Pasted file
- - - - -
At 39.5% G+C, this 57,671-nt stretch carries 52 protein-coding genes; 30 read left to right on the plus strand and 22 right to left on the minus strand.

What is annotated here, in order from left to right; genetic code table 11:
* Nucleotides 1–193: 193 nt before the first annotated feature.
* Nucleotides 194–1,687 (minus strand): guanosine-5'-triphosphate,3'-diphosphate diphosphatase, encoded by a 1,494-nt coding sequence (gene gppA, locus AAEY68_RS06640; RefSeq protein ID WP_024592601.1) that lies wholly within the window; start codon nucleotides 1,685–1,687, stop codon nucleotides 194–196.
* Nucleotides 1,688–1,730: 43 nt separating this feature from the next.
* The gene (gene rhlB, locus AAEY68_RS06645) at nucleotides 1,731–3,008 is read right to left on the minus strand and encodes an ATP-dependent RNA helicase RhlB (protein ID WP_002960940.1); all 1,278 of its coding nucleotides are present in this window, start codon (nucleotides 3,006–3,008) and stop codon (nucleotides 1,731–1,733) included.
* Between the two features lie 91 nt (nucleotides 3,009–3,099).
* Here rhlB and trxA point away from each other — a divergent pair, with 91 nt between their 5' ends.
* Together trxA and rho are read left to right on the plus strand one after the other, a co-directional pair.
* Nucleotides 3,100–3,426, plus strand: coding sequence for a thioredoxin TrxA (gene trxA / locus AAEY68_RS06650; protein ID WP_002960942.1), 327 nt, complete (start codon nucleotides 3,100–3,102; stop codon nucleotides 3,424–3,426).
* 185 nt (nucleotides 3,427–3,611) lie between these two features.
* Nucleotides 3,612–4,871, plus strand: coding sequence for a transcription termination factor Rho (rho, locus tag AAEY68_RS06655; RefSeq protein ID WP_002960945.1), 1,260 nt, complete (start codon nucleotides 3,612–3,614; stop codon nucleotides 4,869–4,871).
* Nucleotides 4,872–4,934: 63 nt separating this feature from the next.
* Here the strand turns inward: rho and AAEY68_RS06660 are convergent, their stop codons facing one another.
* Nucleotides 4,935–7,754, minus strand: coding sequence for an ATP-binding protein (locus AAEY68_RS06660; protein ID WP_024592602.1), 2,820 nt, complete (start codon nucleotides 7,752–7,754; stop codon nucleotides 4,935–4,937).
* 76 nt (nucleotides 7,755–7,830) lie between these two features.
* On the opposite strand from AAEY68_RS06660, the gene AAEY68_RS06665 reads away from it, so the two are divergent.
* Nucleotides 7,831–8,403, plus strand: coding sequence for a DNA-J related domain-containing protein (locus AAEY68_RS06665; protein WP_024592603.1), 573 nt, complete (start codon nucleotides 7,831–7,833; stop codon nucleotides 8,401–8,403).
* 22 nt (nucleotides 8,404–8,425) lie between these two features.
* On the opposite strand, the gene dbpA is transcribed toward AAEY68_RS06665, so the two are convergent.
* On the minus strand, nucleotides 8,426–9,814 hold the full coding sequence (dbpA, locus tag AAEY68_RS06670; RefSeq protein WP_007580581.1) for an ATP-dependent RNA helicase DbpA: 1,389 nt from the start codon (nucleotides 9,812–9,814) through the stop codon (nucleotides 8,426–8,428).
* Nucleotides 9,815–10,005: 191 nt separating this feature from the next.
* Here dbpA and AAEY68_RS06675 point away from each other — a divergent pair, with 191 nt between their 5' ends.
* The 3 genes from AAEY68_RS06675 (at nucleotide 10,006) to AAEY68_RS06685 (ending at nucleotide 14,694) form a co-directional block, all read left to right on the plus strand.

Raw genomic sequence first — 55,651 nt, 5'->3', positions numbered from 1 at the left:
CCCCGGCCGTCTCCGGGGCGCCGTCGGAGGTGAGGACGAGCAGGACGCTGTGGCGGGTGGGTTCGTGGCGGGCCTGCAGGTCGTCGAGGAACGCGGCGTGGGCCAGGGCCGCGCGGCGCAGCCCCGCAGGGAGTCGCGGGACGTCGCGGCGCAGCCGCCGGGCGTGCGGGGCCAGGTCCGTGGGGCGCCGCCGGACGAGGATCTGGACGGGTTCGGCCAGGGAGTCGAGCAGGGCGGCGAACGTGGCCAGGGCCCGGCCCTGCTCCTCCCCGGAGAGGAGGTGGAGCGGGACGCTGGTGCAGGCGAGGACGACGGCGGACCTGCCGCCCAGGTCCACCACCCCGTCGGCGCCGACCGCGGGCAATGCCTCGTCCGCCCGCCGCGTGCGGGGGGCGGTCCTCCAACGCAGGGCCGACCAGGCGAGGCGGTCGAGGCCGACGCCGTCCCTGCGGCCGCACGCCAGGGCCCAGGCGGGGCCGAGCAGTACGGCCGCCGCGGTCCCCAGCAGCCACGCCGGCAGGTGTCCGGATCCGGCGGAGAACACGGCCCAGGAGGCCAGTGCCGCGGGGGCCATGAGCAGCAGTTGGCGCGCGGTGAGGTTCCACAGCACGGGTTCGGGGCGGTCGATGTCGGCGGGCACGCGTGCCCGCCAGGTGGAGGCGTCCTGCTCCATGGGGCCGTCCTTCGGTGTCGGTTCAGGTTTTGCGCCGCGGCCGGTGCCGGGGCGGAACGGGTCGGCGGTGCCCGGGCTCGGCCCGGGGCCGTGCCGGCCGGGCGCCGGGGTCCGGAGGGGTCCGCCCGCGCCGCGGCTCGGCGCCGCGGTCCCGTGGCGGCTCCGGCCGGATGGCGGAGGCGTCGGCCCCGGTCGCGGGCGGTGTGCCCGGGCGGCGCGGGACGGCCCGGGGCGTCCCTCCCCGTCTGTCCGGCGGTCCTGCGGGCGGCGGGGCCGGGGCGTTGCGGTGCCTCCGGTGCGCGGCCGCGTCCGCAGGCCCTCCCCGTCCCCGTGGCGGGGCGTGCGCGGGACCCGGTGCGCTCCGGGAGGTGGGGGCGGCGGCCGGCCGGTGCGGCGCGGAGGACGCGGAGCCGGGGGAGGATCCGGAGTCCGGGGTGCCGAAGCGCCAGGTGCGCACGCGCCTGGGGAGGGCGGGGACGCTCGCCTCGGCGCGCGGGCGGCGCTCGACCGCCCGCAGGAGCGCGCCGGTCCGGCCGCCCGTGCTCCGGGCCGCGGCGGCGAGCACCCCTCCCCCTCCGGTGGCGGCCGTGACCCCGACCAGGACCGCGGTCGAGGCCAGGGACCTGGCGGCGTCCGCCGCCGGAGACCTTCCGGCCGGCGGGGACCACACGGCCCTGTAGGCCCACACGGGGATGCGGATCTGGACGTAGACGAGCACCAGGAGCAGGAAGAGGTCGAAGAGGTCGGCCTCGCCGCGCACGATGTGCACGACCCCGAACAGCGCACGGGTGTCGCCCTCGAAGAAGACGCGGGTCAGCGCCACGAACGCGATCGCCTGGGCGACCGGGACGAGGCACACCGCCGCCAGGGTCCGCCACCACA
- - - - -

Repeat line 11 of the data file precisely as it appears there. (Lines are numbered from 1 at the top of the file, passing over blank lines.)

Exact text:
* 185 nt (nucleotides 3,427–3,611) lie between these two features.